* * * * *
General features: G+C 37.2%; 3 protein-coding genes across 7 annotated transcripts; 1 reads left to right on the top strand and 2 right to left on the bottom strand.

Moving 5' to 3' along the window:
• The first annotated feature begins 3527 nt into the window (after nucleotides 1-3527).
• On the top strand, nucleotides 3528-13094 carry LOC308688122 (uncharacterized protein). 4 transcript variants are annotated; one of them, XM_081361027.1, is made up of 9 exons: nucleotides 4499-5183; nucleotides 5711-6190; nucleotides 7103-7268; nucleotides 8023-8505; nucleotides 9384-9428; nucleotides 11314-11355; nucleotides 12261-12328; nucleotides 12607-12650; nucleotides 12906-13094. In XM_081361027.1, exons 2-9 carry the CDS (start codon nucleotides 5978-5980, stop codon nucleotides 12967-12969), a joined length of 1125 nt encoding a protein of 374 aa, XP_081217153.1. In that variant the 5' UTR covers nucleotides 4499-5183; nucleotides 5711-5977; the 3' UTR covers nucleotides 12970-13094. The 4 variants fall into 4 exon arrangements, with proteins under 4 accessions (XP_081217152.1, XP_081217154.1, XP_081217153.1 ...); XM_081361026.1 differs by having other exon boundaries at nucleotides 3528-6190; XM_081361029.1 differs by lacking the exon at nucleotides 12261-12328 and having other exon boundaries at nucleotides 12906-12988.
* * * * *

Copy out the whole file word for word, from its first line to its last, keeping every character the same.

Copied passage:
General features: G+C 37.2%; 3 protein-coding genes across 7 annotated transcripts; 1 reads left to right on the top strand and 2 right to left on the bottom strand.

Moving 5' to 3' along the window:
• The first annotated feature begins 3527 nt into the window (after nucleotides 1-3527).
• On the top strand, nucleotides 3528-13094 carry LOC308688122 (uncharacterized protein). 4 transcript variants are annotated; one of them, XM_081361027.1, is made up of 9 exons: nucleotides 4499-5183; nucleotides 5711-6190; nucleotides 7103-7268; nucleotides 8023-8505; nucleotides 9384-9428; nucleotides 11314-11355; nucleotides 12261-12328; nucleotides 12607-12650; nucleotides 12906-13094. In XM_081361027.1, exons 2-9 carry the CDS (start codon nucleotides 5978-5980, stop codon nucleotides 12967-12969), a joined length of 1125 nt encoding a protein of 374 aa, XP_081217153.1. In that variant the 5' UTR covers nucleotides 4499-5183; nucleotides 5711-5977; the 3' UTR covers nucleotides 12970-13094. The 4 variants fall into 4 exon arrangements, with proteins under 4 accessions (XP_081217152.1, XP_081217154.1, XP_081217153.1 ...); XM_081361026.1 differs by having other exon boundaries at nucleotides 3528-6190; XM_081361029.1 differs by lacking the exon at nucleotides 12261-12328 and having other exon boundaries at nucleotides 12906-12988.